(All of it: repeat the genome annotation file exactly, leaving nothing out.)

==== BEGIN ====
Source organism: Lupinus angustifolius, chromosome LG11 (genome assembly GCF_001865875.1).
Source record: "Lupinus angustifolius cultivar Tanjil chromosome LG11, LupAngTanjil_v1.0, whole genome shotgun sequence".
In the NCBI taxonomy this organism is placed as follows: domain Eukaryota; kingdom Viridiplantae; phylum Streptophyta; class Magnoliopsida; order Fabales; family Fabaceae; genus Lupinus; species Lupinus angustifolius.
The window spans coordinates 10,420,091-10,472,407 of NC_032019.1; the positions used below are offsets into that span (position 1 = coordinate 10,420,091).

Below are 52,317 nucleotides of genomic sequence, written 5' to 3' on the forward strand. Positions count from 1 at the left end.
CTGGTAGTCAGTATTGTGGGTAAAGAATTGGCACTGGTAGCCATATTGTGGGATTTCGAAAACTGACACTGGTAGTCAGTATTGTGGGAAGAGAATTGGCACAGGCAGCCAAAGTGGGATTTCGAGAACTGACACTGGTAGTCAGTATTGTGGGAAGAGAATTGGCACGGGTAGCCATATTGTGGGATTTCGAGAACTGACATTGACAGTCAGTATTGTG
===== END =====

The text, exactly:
Source organism: Lupinus angustifolius, chromosome LG11 (genome assembly GCF_001865875.1).
Source record: "Lupinus angustifolius cultivar Tanjil chromosome LG11, LupAngTanjil_v1.0, whole genome shotgun sequence".
In the NCBI taxonomy this organism is placed as follows: domain Eukaryota; kingdom Viridiplantae; phylum Streptophyta; class Magnoliopsida; order Fabales; family Fabaceae; genus Lupinus; species Lupinus angustifolius.
The window spans coordinates 10,420,091-10,472,407 of NC_032019.1; the positions used below are offsets into that span (position 1 = coordinate 10,420,091).

Below are 52,317 nucleotides of genomic sequence, written 5' to 3' on the forward strand. Positions count from 1 at the left end.
CTGGTAGTCAGTATTGTGGGTAAAGAATTGGCACTGGTAGCCATATTGTGGGATTTCGAAAACTGACACTGGTAGTCAGTATTGTGGGAAGAGAATTGGCACAGGCAGCCAAAGTGGGATTTCGAGAACTGACACTGGTAGTCAGTATTGTGGGAAGAGAATTGGCACGGGTAGCCATATTGTGGGATTTCGAGAACTGACATTGACAGTCAGTATTGTG